The first participants in Moderna’s trial assessing new variant-specific booster shots have been vaccinated, the company announced. The new vaccines target a coronavirus variant first detected in South Africa, which has demonstrated reduced vaccine efficacy.
Moderna is testing three variations of a booster among 60 vaccinated participants. First, it will study the variant-specific jab, which will be given at a lower dose than its original vaccine (20 micrograms), and will require an evaluation and an approved amendment to the original emergency use authorization from the FDA before distribution to the public, should the results of the trial prove promising.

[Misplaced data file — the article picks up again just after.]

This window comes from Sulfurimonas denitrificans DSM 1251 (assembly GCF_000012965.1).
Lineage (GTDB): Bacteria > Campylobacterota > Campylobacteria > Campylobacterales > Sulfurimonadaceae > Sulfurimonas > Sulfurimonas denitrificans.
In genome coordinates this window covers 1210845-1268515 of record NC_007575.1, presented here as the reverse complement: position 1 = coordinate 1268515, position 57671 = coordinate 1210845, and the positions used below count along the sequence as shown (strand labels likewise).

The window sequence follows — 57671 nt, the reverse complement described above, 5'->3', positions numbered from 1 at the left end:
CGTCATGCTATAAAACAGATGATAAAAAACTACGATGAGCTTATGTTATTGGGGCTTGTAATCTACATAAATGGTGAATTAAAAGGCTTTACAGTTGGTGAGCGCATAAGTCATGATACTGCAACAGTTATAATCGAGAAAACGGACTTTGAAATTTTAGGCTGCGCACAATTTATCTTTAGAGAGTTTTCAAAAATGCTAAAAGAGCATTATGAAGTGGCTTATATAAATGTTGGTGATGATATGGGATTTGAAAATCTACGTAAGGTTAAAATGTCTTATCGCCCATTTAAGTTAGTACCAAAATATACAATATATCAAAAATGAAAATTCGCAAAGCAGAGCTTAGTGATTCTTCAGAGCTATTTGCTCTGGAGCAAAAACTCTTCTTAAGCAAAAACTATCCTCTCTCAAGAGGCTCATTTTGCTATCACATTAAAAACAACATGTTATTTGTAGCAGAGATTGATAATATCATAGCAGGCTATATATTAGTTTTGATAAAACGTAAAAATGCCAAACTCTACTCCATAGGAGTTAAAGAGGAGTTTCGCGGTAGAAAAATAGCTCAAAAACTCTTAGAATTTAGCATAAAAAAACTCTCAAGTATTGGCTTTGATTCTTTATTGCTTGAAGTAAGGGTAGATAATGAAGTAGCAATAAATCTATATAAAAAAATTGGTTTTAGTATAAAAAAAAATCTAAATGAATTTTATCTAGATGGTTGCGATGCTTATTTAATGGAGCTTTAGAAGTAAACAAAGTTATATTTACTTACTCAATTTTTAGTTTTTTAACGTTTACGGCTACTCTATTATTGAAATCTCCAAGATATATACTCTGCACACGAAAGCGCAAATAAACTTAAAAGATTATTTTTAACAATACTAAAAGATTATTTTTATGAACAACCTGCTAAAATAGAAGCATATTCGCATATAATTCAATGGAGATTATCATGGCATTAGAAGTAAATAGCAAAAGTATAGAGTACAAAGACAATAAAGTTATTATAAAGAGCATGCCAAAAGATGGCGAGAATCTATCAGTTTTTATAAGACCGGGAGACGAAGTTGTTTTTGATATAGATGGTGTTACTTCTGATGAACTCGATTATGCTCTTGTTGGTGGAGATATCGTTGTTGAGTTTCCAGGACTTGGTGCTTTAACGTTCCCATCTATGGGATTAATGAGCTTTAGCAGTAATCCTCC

Secondly, Moderna said it plans to study a combination of the original vaccine and the variant-specific one in a single jab at 50 micrograms. Lastly, it will study the effects of the variant booster shot at a higher dose, 50 micrograms.
In a recent published study, the biotech giant said its existing COVID-19 jab was found to have a six-fold reduction in vaccine-induced antibodies against the B.1.351 variant. Despite this reduction, however, “neutralizing titer levels with B.1.351 remain above levels that are expected to be protective,” the company said.
“Out of an abundance of caution, Moderna is pursuing a clinical development strategy against these emerging variants,” according to the company statement posted Wednesday.
Meanwhile, an institute under the National Institutes of Health will run a trial to test the new modified vaccines as primary shots in unvaccinated individuals, and as a booster shot in those previously vaccinated. Moderna said the National Institutes of Allergy and Infectious Disease will start this study when it receives the green light from the FDA.